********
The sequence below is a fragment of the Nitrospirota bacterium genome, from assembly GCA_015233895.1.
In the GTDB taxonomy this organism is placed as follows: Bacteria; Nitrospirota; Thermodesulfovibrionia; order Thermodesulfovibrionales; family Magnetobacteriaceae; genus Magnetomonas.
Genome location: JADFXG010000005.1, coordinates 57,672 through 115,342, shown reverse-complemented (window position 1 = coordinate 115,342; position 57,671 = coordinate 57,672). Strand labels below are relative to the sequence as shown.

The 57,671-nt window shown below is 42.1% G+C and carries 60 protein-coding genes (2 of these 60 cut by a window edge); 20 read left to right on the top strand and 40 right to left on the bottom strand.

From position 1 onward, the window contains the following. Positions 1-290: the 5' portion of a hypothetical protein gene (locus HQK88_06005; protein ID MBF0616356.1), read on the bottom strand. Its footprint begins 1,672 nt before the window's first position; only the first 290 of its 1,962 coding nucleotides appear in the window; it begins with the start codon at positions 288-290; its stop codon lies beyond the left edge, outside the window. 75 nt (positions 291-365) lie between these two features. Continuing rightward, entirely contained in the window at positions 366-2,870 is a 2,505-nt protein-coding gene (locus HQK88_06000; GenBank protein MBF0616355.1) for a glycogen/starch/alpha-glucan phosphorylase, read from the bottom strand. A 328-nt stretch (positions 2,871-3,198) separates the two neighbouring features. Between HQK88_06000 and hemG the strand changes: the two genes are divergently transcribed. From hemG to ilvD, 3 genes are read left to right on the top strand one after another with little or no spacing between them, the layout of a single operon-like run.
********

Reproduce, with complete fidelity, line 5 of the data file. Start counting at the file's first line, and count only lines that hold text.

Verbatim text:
From position 1 onward, the window contains the following. Positions 1-290: the 5' portion of a hypothetical protein gene (locus HQK88_06005; protein ID MBF0616356.1), read on the bottom strand. Its footprint begins 1,672 nt before the window's first position; only the first 290 of its 1,962 coding nucleotides appear in the window; it begins with the start codon at positions 288-290; its stop codon lies beyond the left edge, outside the window. 75 nt (positions 291-365) lie between these two features. Continuing rightward, entirely contained in the window at positions 366-2,870 is a 2,505-nt protein-coding gene (locus HQK88_06000; GenBank protein MBF0616355.1) for a glycogen/starch/alpha-glucan phosphorylase, read from the bottom strand. A 328-nt stretch (positions 2,871-3,198) separates the two neighbouring features. Between HQK88_06000 and hemG the strand changes: the two genes are divergently transcribed. From hemG to ilvD, 3 genes are read left to right on the top strand one after another with little or no spacing between them, the layout of a single operon-like run.